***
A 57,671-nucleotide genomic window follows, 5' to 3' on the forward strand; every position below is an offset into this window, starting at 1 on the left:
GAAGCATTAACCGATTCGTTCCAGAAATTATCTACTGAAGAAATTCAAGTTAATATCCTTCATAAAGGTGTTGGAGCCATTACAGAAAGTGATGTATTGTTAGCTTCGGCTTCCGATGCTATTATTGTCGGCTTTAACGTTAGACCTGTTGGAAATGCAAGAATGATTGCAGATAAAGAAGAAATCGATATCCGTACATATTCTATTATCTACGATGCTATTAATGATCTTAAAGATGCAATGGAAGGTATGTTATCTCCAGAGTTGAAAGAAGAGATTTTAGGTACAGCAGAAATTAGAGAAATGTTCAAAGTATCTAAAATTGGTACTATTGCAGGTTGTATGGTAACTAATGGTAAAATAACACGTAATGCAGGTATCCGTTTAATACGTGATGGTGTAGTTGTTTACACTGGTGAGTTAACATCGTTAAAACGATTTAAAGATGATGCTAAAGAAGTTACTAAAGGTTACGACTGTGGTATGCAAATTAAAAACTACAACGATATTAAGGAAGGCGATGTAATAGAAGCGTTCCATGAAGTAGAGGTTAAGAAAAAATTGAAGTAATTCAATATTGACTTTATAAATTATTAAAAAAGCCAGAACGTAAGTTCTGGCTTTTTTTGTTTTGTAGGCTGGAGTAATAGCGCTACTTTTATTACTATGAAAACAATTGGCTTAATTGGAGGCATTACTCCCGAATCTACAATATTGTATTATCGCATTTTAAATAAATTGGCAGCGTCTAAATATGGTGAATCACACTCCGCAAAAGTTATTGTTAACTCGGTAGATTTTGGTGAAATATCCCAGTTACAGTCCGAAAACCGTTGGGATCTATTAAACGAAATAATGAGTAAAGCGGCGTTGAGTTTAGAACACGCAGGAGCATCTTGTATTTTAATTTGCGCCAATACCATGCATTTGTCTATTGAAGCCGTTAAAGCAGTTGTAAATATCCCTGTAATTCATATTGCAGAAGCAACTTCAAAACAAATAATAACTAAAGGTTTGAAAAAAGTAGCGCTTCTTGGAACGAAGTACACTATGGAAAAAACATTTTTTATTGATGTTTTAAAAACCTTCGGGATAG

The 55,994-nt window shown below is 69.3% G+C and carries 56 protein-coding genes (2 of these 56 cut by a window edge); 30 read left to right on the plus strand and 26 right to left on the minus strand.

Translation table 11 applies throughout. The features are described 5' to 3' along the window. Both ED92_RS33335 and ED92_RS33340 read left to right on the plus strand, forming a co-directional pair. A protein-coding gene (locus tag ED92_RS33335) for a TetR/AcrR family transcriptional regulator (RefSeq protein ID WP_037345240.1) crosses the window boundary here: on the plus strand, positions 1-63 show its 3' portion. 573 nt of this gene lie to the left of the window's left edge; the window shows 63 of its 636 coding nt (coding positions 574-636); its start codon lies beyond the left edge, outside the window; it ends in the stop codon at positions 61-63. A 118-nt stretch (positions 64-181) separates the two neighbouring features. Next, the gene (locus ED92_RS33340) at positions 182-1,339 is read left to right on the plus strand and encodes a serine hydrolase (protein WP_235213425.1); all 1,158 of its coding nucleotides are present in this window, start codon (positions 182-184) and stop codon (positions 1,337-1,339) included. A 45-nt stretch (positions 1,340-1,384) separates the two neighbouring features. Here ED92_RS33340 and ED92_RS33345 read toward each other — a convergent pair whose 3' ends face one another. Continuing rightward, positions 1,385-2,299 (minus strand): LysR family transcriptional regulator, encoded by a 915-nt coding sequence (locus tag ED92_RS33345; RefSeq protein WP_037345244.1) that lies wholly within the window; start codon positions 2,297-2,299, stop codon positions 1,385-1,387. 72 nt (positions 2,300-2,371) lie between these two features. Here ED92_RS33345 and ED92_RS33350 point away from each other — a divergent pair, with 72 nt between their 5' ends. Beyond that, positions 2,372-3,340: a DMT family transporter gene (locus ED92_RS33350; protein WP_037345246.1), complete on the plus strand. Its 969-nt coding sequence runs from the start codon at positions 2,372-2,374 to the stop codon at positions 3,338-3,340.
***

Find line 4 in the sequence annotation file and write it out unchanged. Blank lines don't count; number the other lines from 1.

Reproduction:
Translation table 11 applies throughout. The features are described 5' to 3' along the window. Both ED92_RS33335 and ED92_RS33340 read left to right on the plus strand, forming a co-directional pair. A protein-coding gene (locus tag ED92_RS33335) for a TetR/AcrR family transcriptional regulator (RefSeq protein ID WP_037345240.1) crosses the window boundary here: on the plus strand, positions 1-63 show its 3' portion. 573 nt of this gene lie to the left of the window's left edge; the window shows 63 of its 636 coding nt (coding positions 574-636); its start codon lies beyond the left edge, outside the window; it ends in the stop codon at positions 61-63. A 118-nt stretch (positions 64-181) separates the two neighbouring features. Next, the gene (locus ED92_RS33340) at positions 182-1,339 is read left to right on the plus strand and encodes a serine hydrolase (protein WP_235213425.1); all 1,158 of its coding nucleotides are present in this window, start codon (positions 182-184) and stop codon (positions 1,337-1,339) included. A 45-nt stretch (positions 1,340-1,384) separates the two neighbouring features. Here ED92_RS33340 and ED92_RS33345 read toward each other — a convergent pair whose 3' ends face one another. Continuing rightward, positions 1,385-2,299 (minus strand): LysR family transcriptional regulator, encoded by a 915-nt coding sequence (locus tag ED92_RS33345; RefSeq protein WP_037345244.1) that lies wholly within the window; start codon positions 2,297-2,299, stop codon positions 1,385-1,387. 72 nt (positions 2,300-2,371) lie between these two features. Here ED92_RS33345 and ED92_RS33350 point away from each other — a divergent pair, with 72 nt between their 5' ends. Beyond that, positions 2,372-3,340: a DMT family transporter gene (locus ED92_RS33350; protein WP_037345246.1), complete on the plus strand. Its 969-nt coding sequence runs from the start codon at positions 2,372-2,374 to the stop codon at positions 3,338-3,340.